Systems Exploration, Engineering, and Design (SEED) Laboratory
SEED Lab is a semester-long design and build activity centered around a challenge problem that varies from year to year. Solving this problem requires the design and prototyping of a complex system and utilizes concepts from multiple electrical engineering courses. Students work in intra-disciplinary teams, with students focusing a particular subsystem.
Funding for the SEED lab has been generously provided by Epilog Laser
- Design and debug integrated systems as an intra-disciplinary team.
- Design experiments and gather data to solve engineering problems and/or demonstrate performance of sub-systems or systems.
- Predict the performance of a designed system and verify their predictions experimentally.
- Work effectively in intra-disciplinary teams to solve engineering problems.
- Engage in reflective learning and demonstrate an ability to engage in life-long learning.
- The project requires expertise in more than one area of EE
- Students choose specialization and work in groups to complete the project
- The project requires multiple systems to be integrated
- Success requires finding and utilizing information about subsystems, along with building, testing and debugging hardware and software
- Project design includes the development and validation of system and component models
- Part of the course grade depends on the performance of the built system at a series of demonstrations
- Undergraduate Course Assistants provide guidance and assistance
SEED Lab Projects
A challenging yet promising arena for robots is for search and rescue in dangerous areas. This provides the inspiration for this year’s challenge project: as a team, you will build and program a mobile robot that is able to explore an area that is known only as the robot starts to explore. In this challenge, six beacons of your design will be placed on the ground to denote the exploration area. The robot must be able to traverse a path around the outside of these beacons, but cannot stray too far away, or cut inside the beacons. That is, the robot must complete a circuit that contains the the area defined by straight lines drawn between beacons, but cannot go more than 1.5 feet away from this area at any time.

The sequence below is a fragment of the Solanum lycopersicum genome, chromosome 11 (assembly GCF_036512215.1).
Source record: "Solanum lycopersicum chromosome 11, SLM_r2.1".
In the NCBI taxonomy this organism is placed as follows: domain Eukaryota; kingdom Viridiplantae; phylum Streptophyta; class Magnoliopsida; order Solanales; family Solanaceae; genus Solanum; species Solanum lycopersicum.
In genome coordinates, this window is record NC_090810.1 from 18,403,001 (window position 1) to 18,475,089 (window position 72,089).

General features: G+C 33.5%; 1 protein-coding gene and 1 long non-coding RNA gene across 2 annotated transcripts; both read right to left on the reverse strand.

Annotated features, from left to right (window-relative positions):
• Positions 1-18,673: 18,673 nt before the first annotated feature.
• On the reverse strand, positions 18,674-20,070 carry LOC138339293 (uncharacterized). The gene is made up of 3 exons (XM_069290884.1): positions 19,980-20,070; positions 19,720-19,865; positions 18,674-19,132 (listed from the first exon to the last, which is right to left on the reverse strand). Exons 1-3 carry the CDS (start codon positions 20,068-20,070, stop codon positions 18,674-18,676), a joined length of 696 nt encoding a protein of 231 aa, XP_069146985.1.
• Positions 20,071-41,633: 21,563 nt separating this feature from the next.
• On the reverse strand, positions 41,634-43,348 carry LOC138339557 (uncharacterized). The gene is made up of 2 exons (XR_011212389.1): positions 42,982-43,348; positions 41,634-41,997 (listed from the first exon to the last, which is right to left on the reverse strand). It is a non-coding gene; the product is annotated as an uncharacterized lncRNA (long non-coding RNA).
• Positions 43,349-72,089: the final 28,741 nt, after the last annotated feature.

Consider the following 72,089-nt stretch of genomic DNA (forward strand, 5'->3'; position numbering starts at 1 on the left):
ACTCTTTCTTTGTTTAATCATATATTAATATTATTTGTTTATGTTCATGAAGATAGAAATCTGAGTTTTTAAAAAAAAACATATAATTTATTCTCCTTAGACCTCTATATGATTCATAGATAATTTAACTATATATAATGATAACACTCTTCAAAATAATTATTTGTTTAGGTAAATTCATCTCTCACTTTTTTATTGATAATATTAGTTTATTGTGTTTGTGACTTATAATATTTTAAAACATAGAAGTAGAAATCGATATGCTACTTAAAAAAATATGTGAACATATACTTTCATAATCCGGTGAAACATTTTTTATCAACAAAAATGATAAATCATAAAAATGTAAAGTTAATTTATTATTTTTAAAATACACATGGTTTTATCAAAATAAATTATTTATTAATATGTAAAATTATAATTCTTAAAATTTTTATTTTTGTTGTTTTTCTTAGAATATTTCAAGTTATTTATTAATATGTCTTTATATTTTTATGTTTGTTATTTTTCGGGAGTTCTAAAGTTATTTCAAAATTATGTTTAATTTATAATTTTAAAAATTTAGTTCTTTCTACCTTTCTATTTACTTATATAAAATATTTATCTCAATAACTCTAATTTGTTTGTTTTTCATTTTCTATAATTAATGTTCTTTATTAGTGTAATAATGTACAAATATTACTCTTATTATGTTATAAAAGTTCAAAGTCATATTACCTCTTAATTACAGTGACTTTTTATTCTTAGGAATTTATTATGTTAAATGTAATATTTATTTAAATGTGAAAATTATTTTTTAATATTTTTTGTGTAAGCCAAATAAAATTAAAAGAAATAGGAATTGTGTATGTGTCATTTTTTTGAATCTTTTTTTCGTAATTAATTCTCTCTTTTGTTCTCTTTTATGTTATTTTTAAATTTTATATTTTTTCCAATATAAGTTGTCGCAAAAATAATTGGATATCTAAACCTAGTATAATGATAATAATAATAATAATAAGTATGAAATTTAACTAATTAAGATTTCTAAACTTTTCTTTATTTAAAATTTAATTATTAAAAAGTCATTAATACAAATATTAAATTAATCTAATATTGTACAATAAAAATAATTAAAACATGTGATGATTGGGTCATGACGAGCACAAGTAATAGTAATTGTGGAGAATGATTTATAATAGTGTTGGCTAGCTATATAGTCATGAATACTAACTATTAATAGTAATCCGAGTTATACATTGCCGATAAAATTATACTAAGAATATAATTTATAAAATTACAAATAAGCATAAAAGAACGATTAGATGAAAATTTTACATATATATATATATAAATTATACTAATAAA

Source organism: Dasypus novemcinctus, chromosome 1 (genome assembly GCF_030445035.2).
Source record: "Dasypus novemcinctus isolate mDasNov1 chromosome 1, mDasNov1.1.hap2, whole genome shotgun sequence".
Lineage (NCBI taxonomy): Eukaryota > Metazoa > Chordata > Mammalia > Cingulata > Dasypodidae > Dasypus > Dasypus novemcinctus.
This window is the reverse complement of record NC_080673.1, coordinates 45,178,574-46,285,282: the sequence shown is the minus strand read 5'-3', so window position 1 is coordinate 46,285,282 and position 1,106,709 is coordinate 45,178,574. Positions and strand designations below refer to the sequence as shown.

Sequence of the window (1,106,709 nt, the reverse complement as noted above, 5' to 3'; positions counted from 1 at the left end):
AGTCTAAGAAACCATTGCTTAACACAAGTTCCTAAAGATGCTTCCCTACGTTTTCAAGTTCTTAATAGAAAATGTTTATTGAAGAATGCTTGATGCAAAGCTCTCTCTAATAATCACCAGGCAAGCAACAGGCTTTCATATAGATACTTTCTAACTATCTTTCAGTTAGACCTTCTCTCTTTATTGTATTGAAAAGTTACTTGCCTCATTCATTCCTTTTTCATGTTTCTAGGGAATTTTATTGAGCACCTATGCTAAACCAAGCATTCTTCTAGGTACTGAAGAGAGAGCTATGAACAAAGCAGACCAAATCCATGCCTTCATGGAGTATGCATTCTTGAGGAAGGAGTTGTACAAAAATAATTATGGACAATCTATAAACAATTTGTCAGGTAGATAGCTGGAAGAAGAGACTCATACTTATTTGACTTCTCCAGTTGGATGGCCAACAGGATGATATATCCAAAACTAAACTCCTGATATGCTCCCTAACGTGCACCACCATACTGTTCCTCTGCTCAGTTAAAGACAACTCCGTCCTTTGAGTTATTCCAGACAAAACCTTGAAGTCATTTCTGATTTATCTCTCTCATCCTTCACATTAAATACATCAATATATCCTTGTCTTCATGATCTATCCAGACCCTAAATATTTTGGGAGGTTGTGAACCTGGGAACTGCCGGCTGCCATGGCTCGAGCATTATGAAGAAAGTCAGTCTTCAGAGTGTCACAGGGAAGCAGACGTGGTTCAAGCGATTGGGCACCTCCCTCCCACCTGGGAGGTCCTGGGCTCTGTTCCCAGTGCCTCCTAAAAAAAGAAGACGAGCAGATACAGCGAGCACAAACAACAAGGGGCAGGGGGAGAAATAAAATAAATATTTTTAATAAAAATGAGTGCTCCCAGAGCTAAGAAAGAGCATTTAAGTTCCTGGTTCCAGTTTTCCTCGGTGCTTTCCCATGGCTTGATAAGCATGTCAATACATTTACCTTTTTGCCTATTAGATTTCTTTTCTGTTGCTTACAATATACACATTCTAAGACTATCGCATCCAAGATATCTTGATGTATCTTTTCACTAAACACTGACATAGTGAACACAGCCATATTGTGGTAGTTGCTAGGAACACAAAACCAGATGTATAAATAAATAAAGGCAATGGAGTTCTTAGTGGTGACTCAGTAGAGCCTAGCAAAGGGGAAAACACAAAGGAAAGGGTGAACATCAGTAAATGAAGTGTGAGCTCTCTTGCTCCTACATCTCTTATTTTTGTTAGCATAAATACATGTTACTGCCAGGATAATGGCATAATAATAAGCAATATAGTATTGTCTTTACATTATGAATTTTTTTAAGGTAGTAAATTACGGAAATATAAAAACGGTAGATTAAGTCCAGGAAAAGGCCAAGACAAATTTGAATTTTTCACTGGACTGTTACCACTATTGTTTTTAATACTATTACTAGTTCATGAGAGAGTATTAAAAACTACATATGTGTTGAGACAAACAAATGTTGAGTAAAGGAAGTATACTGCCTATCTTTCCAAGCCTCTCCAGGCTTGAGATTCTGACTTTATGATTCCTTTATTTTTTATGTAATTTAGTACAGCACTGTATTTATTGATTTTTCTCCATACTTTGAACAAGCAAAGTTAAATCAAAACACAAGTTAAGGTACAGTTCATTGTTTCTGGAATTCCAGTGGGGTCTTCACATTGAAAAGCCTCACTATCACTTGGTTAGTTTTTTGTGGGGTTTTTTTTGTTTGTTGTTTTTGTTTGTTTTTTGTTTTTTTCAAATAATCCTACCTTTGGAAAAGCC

The spring semester had an extra challenge as classes when remote in the middle of March. Each team selected one person to take all of the equipment, and the other team members worked on the Raspberry Pi and Arduino by installing the Arduino IDE on the Raspberry Pi and using a VNC virtual desktop to work on the Raspberry Pi remotely. Teams were already using tools like Github to coordinate their work, but Zoom was essential for team meetings and debugging. Because of these extra challenges, the final project objective was changed to finding a single beacon and circumnavigating around it. The teams were able to demonstrate remotely using Zoom, with some of the demos shown in the video below
As a team, you will build and program a mobile robot that is able to follow a prescribed path. In order to define the path, you will build beacons that the robot can view using a camera. The path will be defined as points on an x/y grid (with units of feet) that the robot must visit in order. You can place as many or few of your beacons as you wish on the floor in order for the robot to execute this path.